While Dad, Faith, and I pushed Walker up the hill in the stroller (a rather long walk), Mom sat down by the river to enjoy the view. She attempted to cross the bridge, but decided to turn around because of the wind gusts.
We drove back to Old Faithful, and stopped at the Old Faithful General Store to get an afternoon snack in lieu of lunch. Dad got a slice of pizza, and the rest of us got either a hot dog or a bison brat. We ate our lunch on the front porch of the store, while watching the oversized crows scavenge for crumbs.
Lake // fishing Bridge
Leaving Old Faithful, we drove east toward Yellowstone Lake, winding our way up and around West Thumb. It was a beautiful, clear day, so we had a great view of the vast lake from the car and a couple of the pullouts we stopped at. I’d hoped to have time to continued around the lake to go to Lake Butte Overlook, and the Pelican Valley, but once again time didn’t allow us to. That was disappointing, as it’s one of the only areas of the park we haven’t visited.
We made a quick pull-in to see Lake Yellowstone Hotel, made a brief drive across Fishing Bridge, and then drove north toward the Hayden Valley and Canyon Village.
Mud Volcano // Hayden Valley
Before the main stretch of the Hayden Valley, we arrived at Mud Volcano, and noticed a huge crowd by the side of the road. We though it might be some wildlife, but we were only half-correct. There was a dead bull elk on the other side of the Yellowstone River, by the East Caldron. The crowd was waiting to see what predators might arrive to try to score an easy meal. We waited for a while, but nothing showed, so we decided to leave and maybe try again later.
Continuing north on the Grand Loop Road, we drove through the magnificent Hayden Valley. The Yellowstone River winds through the valley; bison herds were grazing in the distance. It a picturesque remnant of what the American west was once like.
At the Grand Canyon of the Yellowstone, we stopped at Upper Falls View on South Rim Drive to see the thundering Upper Falls. For the sake of time, we didn’t continue to Artist Point at the end of the road, but I would highly recommend going if you have time.
Madison River Valley
We left the Canyon, and cut across Norris Canyon Road back towards the park’s west entrance. In the Madison River Valley, we had to stop to feed Walker; fortunately, this allowed us to watch the sunset, and take some photos of a some birds and a lone bison grazing by the side of the road. Eventually, the bison had caused so much traffic backup, that two rangers had to arrive with bullhorns to move the cars along. We watched the spectacle from the a parking lot on the opposite side of the road.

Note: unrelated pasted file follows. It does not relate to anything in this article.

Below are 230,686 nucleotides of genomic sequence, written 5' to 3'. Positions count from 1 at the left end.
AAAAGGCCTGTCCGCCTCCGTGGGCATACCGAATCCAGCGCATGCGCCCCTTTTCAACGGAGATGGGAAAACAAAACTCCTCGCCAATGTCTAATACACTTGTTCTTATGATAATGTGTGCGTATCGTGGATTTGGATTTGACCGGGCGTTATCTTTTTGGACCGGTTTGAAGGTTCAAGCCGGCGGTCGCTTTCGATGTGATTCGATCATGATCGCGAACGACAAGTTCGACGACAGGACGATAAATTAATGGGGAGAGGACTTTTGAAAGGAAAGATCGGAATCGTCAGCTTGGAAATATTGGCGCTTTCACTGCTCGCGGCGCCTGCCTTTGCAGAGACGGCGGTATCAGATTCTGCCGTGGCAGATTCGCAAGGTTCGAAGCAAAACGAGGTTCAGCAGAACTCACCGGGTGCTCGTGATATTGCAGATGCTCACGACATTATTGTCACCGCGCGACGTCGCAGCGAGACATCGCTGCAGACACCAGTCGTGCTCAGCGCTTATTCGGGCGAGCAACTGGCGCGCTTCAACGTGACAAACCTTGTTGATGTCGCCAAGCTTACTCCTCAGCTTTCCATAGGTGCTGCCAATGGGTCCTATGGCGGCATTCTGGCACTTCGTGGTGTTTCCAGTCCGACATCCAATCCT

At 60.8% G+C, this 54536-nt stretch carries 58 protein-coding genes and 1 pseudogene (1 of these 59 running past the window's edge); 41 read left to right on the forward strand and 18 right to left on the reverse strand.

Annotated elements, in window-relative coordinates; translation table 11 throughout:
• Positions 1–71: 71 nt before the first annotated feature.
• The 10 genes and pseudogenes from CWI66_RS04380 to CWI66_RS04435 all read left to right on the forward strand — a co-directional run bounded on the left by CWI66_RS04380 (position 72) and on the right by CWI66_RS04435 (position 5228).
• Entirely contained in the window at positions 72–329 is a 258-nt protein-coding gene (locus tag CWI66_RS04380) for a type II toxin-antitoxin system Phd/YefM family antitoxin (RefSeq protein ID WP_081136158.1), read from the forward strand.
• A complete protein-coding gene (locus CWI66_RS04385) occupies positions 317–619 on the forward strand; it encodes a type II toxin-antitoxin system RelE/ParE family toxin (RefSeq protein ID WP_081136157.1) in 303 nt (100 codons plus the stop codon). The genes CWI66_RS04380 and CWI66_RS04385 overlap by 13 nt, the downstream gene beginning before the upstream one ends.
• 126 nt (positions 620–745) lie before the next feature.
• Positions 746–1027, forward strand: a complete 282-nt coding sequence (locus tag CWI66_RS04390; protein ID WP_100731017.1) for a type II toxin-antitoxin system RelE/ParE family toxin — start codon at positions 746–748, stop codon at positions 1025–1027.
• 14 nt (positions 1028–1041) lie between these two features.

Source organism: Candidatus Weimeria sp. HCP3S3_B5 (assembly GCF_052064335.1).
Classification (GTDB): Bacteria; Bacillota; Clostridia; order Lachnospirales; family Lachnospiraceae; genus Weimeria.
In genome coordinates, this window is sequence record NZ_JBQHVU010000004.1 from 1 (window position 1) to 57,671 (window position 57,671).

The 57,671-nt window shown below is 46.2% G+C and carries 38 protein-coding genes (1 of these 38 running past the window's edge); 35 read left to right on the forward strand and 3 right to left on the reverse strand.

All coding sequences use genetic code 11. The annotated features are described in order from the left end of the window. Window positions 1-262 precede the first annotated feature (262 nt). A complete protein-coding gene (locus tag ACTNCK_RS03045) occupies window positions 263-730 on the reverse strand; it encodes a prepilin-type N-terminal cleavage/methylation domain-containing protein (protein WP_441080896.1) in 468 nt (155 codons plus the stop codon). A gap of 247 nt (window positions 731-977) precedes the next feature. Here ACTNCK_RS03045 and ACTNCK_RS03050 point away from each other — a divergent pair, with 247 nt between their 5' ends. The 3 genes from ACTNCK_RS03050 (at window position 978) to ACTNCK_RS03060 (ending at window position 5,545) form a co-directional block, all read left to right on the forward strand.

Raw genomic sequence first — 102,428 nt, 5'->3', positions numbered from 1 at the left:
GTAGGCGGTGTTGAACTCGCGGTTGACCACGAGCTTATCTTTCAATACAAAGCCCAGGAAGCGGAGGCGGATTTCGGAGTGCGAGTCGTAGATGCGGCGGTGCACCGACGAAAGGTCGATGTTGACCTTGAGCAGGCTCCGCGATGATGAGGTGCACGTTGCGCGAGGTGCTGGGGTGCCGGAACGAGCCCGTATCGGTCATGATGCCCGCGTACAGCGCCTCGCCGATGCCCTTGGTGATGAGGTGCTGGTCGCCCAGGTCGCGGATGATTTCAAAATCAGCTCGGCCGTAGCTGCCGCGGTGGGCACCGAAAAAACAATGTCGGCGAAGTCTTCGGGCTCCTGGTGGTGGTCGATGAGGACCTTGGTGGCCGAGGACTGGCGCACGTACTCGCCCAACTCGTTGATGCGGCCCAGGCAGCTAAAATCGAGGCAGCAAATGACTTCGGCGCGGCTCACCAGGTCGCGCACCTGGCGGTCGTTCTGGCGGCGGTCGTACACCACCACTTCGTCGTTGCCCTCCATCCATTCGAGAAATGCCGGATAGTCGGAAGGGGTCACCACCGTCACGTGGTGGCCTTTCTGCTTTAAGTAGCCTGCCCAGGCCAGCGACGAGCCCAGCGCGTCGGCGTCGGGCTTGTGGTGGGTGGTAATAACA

Back in West Yellowstone, we got to-go boxes from Firehole Bar-B-Que Co. for dinner. Mom got a pork sandwich, and the rest of us got brisket sandwiches. The food was pretty good, but most of our sandwiches had soggy buns. The food was filling, and that was the most important thing after yet another full day.
After dinner, Dad and I ran in Food Roundup Supermarket to get him some allergy medicine and me some blister pads. Then, we drove to Espresso & Ice Cream House to get some ice cream. They, like many establishments in the state, serve Montana-made Wilcoxson’s Ice Cream. Mom got maple nut; Dad got maple nut and strawberry cheesecake; I got maple nut and huckleberry; and Faith got raspberry and mango sorbet.
After finishing our ice cream (and then turning up the heat in the car, because it was near-freezing outside), we drove across the state line into Island Park, Idaho. This time, it was much easier to find the gate to access our cabin. We did a couple loads of laundry, packed up all we could in preparation for tomorrow’s departure, and headed to bed.
Here’s a video from today’s adventures.
The Best Things we Saw Today
The best thing I saw today was… “Mystic Falls”.
The best thing I ate today was… “the brisket on the sandwich”.
The best thing I saw today was… “Upper Falls – the worst thing was watching my hat fly away”.
The best thing I ate today was… “the bison bratwurst”.
The best thing I saw today was… “Grand Prismatic Spring”.
The best thing I ate today was… “the brisket sandwich”.
The best thing I saw today was… “front row seating at Old Faithful, and sitting by the Firehole River”.
The best thing I ate today was… “maple nut ice cream”.
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Tomorrow, we’ll explore the Canyon, Lamar Valley, and Dunraven Pass areas of the park.
– Isaac & Co.